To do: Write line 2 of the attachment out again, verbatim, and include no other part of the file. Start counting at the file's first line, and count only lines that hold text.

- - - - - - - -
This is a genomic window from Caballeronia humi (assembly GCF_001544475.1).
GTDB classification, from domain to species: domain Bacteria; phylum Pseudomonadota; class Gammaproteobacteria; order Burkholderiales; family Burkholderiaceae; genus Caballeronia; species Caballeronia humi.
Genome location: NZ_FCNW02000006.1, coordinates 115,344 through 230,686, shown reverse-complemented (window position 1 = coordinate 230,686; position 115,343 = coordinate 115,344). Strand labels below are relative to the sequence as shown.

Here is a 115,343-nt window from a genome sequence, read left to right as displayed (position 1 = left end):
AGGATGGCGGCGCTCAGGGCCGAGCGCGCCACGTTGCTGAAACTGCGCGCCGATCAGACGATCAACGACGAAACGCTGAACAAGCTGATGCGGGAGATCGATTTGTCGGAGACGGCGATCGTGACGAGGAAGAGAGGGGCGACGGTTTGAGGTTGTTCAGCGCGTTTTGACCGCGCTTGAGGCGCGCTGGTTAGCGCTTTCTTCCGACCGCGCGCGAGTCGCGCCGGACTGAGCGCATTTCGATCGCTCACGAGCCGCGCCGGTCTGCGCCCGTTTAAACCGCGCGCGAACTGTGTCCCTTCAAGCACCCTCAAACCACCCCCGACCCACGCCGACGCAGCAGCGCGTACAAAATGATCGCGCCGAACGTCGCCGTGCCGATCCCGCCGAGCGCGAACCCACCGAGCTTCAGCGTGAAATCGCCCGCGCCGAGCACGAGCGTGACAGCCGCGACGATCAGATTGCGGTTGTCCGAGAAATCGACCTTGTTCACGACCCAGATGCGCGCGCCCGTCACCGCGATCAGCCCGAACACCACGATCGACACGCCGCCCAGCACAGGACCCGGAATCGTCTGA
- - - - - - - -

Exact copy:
GTDB classification, from domain to species: domain Bacteria; phylum Pseudomonadota; class Gammaproteobacteria; order Burkholderiales; family Burkholderiaceae; genus Caballeronia; species Caballeronia humi.